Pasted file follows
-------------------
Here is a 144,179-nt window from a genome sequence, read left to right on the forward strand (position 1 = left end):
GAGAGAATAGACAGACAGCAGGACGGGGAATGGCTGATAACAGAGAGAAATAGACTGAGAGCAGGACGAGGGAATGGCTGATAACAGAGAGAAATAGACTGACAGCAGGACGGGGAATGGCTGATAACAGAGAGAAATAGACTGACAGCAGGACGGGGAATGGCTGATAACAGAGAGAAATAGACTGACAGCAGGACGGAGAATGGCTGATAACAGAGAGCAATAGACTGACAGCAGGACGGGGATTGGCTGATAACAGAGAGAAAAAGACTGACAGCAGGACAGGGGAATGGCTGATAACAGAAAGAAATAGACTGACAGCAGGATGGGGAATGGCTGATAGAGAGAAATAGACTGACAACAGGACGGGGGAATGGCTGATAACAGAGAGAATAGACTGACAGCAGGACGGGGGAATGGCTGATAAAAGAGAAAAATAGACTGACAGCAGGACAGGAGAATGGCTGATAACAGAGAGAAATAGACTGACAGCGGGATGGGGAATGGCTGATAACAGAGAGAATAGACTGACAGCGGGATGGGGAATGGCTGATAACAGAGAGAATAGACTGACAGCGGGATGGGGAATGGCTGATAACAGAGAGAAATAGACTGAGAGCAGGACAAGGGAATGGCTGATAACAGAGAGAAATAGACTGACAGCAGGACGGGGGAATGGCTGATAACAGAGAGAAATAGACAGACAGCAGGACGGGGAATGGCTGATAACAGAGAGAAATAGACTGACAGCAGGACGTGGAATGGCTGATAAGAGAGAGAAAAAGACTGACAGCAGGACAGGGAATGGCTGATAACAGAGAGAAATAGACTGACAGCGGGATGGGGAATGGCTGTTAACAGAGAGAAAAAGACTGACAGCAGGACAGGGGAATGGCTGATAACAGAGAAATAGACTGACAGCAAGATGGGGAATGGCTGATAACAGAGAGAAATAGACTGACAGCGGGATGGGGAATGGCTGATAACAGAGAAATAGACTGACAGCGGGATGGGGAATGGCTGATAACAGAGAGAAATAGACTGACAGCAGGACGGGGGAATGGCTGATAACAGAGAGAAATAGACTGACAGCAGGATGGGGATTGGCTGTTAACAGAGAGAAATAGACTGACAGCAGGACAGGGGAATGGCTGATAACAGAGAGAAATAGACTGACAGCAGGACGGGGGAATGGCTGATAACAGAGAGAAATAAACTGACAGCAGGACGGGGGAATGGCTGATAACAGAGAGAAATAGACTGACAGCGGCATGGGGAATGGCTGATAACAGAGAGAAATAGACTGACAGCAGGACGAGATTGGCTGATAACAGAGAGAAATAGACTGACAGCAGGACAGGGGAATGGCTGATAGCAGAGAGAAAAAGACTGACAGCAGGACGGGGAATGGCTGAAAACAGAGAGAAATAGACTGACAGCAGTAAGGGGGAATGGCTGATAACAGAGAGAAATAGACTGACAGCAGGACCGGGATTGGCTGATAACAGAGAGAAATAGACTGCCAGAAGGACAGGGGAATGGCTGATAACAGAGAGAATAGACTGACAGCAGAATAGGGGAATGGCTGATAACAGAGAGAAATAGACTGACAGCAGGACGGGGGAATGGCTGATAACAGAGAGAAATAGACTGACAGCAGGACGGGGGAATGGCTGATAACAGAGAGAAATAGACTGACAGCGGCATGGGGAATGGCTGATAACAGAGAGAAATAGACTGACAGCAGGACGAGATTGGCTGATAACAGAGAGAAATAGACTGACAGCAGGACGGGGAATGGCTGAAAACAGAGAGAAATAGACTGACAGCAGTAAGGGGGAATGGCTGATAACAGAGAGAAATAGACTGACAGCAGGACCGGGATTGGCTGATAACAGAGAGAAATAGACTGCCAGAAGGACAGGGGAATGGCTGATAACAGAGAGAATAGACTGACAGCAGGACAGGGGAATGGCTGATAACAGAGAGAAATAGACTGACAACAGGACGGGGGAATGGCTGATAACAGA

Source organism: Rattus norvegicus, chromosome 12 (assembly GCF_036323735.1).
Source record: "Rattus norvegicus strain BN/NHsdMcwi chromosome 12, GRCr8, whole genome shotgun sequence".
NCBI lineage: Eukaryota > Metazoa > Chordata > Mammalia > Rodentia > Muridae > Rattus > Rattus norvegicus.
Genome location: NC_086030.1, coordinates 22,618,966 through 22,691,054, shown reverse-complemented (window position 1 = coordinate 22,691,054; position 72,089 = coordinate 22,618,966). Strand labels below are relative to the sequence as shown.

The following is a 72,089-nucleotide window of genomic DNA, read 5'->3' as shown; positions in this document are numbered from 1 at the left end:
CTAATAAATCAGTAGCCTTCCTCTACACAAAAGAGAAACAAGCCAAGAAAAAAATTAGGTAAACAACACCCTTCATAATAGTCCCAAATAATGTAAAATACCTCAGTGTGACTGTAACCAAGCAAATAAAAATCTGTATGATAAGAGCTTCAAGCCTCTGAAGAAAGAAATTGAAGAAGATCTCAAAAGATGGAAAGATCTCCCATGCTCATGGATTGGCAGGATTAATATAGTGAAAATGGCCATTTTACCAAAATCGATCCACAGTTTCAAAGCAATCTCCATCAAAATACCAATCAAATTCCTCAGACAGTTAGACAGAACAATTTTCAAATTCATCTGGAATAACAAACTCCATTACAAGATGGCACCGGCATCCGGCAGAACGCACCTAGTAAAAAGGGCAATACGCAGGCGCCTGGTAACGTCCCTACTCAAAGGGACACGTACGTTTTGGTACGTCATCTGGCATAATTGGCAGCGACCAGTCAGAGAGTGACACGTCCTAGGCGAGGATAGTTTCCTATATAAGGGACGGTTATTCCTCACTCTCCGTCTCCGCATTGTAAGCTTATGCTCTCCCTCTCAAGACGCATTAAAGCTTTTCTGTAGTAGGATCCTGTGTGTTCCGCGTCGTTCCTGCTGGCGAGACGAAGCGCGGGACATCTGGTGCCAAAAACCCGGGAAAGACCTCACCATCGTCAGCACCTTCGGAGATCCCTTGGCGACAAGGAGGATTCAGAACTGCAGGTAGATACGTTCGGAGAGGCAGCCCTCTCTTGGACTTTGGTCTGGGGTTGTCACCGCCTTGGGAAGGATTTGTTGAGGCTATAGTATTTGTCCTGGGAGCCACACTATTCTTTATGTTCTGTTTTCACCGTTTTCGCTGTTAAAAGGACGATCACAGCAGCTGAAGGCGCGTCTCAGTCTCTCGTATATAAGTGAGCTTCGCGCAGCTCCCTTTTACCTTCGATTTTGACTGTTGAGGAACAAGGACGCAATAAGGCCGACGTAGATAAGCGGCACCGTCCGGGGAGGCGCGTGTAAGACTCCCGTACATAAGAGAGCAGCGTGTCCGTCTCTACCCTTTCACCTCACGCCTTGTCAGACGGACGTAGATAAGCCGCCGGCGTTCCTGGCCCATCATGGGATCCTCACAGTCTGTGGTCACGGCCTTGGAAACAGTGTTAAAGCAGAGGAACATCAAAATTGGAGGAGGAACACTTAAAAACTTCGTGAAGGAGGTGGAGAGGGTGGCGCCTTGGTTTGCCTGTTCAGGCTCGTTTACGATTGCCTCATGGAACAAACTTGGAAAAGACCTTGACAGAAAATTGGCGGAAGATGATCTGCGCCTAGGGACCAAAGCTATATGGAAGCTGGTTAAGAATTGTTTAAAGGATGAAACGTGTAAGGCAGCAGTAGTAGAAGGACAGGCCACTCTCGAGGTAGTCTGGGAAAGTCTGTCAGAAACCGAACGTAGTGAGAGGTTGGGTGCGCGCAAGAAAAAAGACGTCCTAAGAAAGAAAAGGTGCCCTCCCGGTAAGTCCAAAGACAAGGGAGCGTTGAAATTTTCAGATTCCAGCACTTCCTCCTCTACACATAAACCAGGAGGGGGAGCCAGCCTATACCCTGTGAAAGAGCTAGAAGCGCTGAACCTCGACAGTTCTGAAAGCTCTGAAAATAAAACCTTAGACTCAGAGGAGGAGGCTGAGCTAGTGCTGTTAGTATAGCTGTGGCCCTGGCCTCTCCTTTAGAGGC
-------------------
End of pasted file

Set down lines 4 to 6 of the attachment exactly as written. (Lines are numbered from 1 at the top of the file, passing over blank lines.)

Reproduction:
Source record: "Rattus norvegicus strain BN/NHsdMcwi chromosome 12, GRCr8, whole genome shotgun sequence".
NCBI lineage: Eukaryota > Metazoa > Chordata > Mammalia > Rodentia > Muridae > Rattus > Rattus norvegicus.
Genome location: NC_086030.1, coordinates 22,618,966 through 22,691,054, shown reverse-complemented (window position 1 = coordinate 22,691,054; position 72,089 = coordinate 22,618,966). Strand labels below are relative to the sequence as shown.